In April 1970 these disparate groups formed the FUNK, an umbrella organization dedicated to the armed overthrow of the pro-western Khmer Republic. Lon Nol had to deal with a number of dissident FARK senior officers whom, though sharing most of his views, felt that the overthrow of Sihanouk had been one step too far. Many of these royalist officers resigned in protest from the armed forces' structure when Gen. Lon proceeded to transform with American help the old FARK into the FANK to accommodate the character of the new Republican regime. By contrast, new recruits were available from the ranks of the far-right Khmer Serei, a US-backed anti-communist guerrilla group led by the hardline Nationalist Son Ngoc Thanh which had fought against Sihanouk's regime during the 1960s and who always viewed him as a communist crony; the measures implemented by Lon Nol's administration included the issue of ultimata demanding North Vietnamese Army and Vietcong units to vacate the bases they had established on Khmer soil, prevented arms shipments bound to the Vietcong from being unloaded at his sea port
The Bassac River is a distributary of the Tonlé Sap and Mekong River. The river starts in Phnom Penh and flows southerly, crossing the border into Vietnam near Châu Đốc. In Vietnam it is known as the Hậu River; the Bassac River is an important transportation corridor between Cambodia and Vietnam, with barges and other craft plying the waters. A city of the same name was once the west-bank capital of the Kingdom of Champasak. USS Satyr, a recommissioned repair ship built for the United States Navy during World War II, served on the Bassac River during the Second Indochina War. Three bridges span the Bassac: the Monivong and Takhmao bridges in Phnom Penh and the Cần Thơ Bridge in Cần Thơ in Vietnam. 8.5 kilometers to prey basak lies an old ancient temple ruins Prasat Prey Basak, destroyed during the Vietnam war due to heavy bombing from the United States military. Prasat Prey Basak Temple was built during the Funan empire during the 3rd centuries; the temple is dated between 1900-2000 years old. It is considered to be the oldest Prasat in Cambodia since it was dated back before Chenla during the Funan era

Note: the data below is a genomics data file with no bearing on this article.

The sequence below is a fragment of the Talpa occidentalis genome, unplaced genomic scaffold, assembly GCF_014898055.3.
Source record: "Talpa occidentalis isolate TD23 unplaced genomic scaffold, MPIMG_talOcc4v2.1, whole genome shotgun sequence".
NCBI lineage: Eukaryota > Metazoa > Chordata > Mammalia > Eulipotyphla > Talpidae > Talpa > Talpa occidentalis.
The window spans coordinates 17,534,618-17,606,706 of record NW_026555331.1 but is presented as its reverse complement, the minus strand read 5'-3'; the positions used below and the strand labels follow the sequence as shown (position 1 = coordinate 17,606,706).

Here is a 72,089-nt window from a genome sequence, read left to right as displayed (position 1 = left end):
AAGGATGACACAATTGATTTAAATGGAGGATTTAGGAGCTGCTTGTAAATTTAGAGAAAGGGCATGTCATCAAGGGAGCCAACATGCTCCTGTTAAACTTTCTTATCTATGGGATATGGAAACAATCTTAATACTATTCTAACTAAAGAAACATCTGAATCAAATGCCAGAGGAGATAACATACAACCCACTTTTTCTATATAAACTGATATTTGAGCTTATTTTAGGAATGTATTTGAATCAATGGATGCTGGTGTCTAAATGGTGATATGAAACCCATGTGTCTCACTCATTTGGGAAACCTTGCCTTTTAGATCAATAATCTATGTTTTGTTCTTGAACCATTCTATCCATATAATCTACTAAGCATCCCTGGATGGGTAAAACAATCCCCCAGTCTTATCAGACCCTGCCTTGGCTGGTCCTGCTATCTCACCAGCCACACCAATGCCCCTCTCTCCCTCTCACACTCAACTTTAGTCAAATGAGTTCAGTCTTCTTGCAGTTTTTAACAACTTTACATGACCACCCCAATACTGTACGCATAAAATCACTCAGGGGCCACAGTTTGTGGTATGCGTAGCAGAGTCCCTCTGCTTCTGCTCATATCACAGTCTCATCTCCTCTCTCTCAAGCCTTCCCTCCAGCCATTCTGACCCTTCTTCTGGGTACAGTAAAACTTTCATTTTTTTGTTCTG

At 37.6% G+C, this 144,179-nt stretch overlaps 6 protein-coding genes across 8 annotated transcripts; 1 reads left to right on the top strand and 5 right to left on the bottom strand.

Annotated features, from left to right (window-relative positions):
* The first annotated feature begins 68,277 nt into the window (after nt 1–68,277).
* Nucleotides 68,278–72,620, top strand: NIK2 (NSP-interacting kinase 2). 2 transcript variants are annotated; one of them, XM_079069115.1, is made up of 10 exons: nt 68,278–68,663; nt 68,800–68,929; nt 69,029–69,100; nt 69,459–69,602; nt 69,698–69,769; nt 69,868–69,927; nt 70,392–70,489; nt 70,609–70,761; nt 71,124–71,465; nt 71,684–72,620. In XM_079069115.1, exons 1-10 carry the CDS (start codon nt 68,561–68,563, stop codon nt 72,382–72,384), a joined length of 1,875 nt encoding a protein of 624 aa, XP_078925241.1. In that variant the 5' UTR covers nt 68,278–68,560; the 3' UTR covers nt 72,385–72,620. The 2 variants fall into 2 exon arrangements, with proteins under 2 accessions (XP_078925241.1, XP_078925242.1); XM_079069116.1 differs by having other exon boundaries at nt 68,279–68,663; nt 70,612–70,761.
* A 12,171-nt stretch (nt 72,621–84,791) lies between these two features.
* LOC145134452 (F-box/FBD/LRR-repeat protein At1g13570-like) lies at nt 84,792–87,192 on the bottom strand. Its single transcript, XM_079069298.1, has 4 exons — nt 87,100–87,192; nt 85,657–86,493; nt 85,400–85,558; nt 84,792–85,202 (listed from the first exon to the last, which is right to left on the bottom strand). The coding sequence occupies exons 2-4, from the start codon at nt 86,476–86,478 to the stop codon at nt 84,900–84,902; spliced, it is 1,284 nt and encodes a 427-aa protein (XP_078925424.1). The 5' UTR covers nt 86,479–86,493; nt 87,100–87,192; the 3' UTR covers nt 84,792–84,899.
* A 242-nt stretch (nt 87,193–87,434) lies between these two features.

1960 South Vietnamese coup attempt
On November 11, 1960, a failed coup attempt against President Ngô Đình Diệm of South Vietnam was led by Lieutenant Colonel Vương Văn Đông and Colonel Nguyễn Chánh Thi of the Airborne Division of the Army of the Republic of Vietnam. The rebels launched the coup in response to Diệm's autocratic rule and the negative political influence of his brother Ngô Đình Nhu and his sister-in-law Madame Nhu, they bemoaned the politicisation of the military, whereby regime loyalists who were members of the Ngô family's covert Cần Lao Party were promoted ahead of more competent officers who were not insiders. Đông was supported in the conspiracy by his brother-in-law Lieutenant Colonel Nguyen Trieu Hong, whose uncle was a prominent official in a minor opposition party. The main link in the coup was Đông's commanding officer Thi; the coup caught the Ngô family off-guard, but was chaotically executed. The plotters neglected to seal the roads leading into the capital Saigon to seal off loyalist reinforcements, they hesitated after gaining the initiative.